To be fair, random women keep stepping in front of his shot.
To be honest, outside of bad house parties and Facebook groups, I rarely find these exotic gatherings of aggressive rednecks that are so commonly put into movies as a way for an NYC resident with an existential crisis to prove that they have the moral high ground. I'm not talking about the KKK or any other band of merry fuckin' idiots. I'm talking about the cowboy-hat-wearing villains that supposedly inhabit any place that would ruin the "You're an introvert!" result of your online quiz if you happened to enjoy them.
One of the reasons that I didn't find them was because the people that work at the gun range don't have the time to put up with that militant bullshit. If anyone comes in with bravado and a "The only good DemoCRAP is a dead DemoCRAP" sense of self, they get dealt with. Above all, they're running a business. Customers that are going to be awful and cause a ruckus are bad for that business. You're treated nicely if you're sensible. They don't suddenly high-five you when you show up in a Confederate flag shirt with a racist quip at the ready. They'd rather you keep your opinions and your machismo to yourself so that all they have to do is remind you to wear your goofy ear muffs.
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The rest of the outfit is, sadly, voluntary.
A majority of the people that did show up were of the same variety that you'd see, well, anywhere. If it had been my goal to prove that the only people that go to gun ranges are contentious dickheads, I would've left the building tearing my notebook apart and crying. They were well-mannered, and, for the most part, reserved. I couldn't find people that were cockily trying to throw their weight around and be combative at gun ranges. And that leads me to my next point ...
#3. You Don't Get Made Fun Of If You Don't Know A Lot About Guns
I like shooting guns. Not because they make me feel more powerful, nor do I have some Death Wish fantasy about being armed when shit goes down and having to ask, "What?" because I can't hear the women saying, "Thank you for saving me!" through all the blowjobs they'd be giving me. I like gun ranges because shooting in them is a sport for me. I can practice aiming all day and never once do I think, "And if a robber came in, that would be the crater in his head. What's that, honey? 'Mmffffmmfbbb?' Yes. I could out-wrestle a trained Marine."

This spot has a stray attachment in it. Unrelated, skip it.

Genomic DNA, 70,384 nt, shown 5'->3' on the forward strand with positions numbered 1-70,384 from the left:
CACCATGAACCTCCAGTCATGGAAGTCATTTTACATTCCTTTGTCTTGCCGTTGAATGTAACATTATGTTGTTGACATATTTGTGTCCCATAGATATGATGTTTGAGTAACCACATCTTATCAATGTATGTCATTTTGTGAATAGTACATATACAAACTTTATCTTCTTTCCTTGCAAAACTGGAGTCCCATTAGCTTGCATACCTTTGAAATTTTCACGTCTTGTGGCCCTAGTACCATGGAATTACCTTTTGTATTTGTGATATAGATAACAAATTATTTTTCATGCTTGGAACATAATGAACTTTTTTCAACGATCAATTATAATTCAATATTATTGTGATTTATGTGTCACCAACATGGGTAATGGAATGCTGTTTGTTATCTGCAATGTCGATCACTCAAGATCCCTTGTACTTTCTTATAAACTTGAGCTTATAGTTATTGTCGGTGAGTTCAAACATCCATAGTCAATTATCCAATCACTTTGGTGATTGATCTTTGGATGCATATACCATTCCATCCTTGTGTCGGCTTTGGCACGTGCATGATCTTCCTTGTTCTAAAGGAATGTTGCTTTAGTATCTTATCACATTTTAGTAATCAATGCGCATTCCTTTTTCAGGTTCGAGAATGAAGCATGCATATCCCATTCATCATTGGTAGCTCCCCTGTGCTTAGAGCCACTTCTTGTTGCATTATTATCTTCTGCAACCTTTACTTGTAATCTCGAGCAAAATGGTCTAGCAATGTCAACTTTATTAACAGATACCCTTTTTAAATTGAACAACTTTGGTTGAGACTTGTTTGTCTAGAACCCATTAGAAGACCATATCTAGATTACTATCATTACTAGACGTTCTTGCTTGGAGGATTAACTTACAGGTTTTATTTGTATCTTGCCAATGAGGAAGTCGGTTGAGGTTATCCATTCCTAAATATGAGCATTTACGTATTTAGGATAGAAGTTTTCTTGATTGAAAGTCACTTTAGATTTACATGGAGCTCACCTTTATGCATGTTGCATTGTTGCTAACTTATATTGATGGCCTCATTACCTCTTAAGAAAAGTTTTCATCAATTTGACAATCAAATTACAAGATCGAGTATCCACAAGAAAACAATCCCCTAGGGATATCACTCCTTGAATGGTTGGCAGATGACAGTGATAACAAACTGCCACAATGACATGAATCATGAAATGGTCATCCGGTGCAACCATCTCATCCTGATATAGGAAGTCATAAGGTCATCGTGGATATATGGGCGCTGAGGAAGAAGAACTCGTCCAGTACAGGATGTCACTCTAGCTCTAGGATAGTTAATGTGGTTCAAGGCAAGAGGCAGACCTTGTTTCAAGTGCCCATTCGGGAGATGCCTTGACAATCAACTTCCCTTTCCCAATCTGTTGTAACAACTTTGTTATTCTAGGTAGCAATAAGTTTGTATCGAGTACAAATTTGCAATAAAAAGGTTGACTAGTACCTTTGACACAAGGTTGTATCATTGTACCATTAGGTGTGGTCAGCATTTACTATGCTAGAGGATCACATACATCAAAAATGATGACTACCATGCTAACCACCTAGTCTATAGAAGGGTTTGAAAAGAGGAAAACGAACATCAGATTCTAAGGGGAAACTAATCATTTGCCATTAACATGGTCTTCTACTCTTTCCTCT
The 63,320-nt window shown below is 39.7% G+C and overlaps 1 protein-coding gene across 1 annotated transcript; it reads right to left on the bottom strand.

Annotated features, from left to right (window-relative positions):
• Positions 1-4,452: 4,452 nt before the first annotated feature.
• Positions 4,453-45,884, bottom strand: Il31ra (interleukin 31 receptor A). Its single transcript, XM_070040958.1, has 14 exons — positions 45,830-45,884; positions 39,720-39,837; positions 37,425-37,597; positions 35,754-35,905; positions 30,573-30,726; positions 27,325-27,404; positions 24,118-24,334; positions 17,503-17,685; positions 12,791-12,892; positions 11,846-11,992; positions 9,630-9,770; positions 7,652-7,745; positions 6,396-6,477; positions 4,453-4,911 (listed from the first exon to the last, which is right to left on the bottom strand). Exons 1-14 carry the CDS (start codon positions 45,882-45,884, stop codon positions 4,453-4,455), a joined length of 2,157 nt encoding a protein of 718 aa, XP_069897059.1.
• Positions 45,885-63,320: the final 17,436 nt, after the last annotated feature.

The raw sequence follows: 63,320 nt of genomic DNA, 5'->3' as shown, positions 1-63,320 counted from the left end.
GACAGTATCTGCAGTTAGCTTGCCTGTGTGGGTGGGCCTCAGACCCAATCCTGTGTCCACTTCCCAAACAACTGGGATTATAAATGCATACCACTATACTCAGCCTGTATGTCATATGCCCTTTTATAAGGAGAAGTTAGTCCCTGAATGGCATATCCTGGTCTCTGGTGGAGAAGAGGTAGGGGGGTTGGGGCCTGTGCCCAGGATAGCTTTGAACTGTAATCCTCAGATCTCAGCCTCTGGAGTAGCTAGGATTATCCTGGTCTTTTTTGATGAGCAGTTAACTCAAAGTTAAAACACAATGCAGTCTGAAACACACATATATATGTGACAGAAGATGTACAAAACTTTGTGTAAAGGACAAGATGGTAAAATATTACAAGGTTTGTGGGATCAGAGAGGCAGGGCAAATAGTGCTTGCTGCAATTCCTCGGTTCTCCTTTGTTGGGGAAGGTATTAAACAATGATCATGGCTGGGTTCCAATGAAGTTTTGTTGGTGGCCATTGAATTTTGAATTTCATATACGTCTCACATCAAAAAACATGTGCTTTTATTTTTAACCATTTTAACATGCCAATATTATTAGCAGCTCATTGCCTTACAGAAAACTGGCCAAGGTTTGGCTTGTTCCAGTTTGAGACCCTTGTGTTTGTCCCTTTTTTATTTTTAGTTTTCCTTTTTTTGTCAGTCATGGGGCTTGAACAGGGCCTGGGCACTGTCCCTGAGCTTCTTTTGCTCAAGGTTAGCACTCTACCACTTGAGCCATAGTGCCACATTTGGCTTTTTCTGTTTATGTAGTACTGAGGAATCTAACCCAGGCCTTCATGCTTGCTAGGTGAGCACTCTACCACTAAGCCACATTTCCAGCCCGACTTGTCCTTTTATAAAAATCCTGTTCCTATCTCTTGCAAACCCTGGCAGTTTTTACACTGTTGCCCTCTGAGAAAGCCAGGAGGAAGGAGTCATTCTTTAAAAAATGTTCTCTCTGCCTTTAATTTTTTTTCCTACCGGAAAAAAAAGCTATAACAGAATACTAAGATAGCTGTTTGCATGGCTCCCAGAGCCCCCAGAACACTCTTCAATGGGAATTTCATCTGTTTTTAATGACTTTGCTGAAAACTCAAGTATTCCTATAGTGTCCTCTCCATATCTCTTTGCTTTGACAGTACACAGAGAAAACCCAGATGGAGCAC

I went shooting quite a few times as a kid, because why have hundreds of acres of land if you're not going to fill it with spent cartridges? But those excursions had always been with older, smarter people, who were ready to call me out if I mistook the gun for a walking stick or something. I hadn't fired a gun for two years when I stepped into my first gun range, so I needed to ask a few questions, like, "If you want to see what's inside, do you bash it open with a rock, pinata-style, or do they all crack open in the middle like they do in that John Wayne movie?" And, "If I hold it sideways, will I gain more respect?" It's hard to realize how much you don't know when you've always had your dad there to tell you, "If you accidentally point the gun at someone, you might accidentally kill them. And that would kinda defeat the point of going on a mountain vacation this Thanksgiving."
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If you do shoot, shoot to kill. Death is still preferable to hospital turkey.
Luckily, the people working there were not above telling me the most rudimentary things when it came to renting and shooting a new weapon. There was no snickering because the boy in the horror movie shirt looked at an automatic with the same expression as when he had to unhook a bra for the first time. I wasn't expected to know everything when I stepped into the store. And that, aside from learning that I wasn't the worst shot ever, was the most refreshing part about visiting multiple gun ranges. No one lorded their superiority over me. I'm sure that there are some gun ranges where people are treated terribly, but I had a worse time when I tried to join my town's local Dungeons & Dragons group and was met with a reception of annoyed grunts and Dungeon Master-induced spike traps.